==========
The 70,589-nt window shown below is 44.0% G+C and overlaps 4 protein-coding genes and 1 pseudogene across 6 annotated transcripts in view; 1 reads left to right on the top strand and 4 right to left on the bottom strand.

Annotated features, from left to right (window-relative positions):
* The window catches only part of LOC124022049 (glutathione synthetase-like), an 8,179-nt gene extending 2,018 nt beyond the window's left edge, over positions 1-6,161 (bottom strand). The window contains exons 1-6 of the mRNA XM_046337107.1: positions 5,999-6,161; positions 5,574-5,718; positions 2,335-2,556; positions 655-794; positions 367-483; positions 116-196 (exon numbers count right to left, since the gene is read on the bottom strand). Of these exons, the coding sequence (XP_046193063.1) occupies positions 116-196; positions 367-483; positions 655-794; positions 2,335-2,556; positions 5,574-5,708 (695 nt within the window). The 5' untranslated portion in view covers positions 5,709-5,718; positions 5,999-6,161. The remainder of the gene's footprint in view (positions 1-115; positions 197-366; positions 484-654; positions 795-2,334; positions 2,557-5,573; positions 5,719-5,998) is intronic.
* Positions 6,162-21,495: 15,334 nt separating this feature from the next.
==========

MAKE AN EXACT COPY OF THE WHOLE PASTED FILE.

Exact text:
The 70,589-nt window shown below is 44.0% G+C and overlaps 4 protein-coding genes and 1 pseudogene across 6 annotated transcripts in view; 1 reads left to right on the top strand and 4 right to left on the bottom strand.

Annotated features, from left to right (window-relative positions):
* The window catches only part of LOC124022049 (glutathione synthetase-like), an 8,179-nt gene extending 2,018 nt beyond the window's left edge, over positions 1-6,161 (bottom strand). The window contains exons 1-6 of the mRNA XM_046337107.1: positions 5,999-6,161; positions 5,574-5,718; positions 2,335-2,556; positions 655-794; positions 367-483; positions 116-196 (exon numbers count right to left, since the gene is read on the bottom strand). Of these exons, the coding sequence (XP_046193063.1) occupies positions 116-196; positions 367-483; positions 655-794; positions 2,335-2,556; positions 5,574-5,708 (695 nt within the window). The 5' untranslated portion in view covers positions 5,709-5,718; positions 5,999-6,161. The remainder of the gene's footprint in view (positions 1-115; positions 197-366; positions 484-654; positions 795-2,334; positions 2,557-5,573; positions 5,719-5,998) is intronic.
* Positions 6,162-21,495: 15,334 nt separating this feature from the next.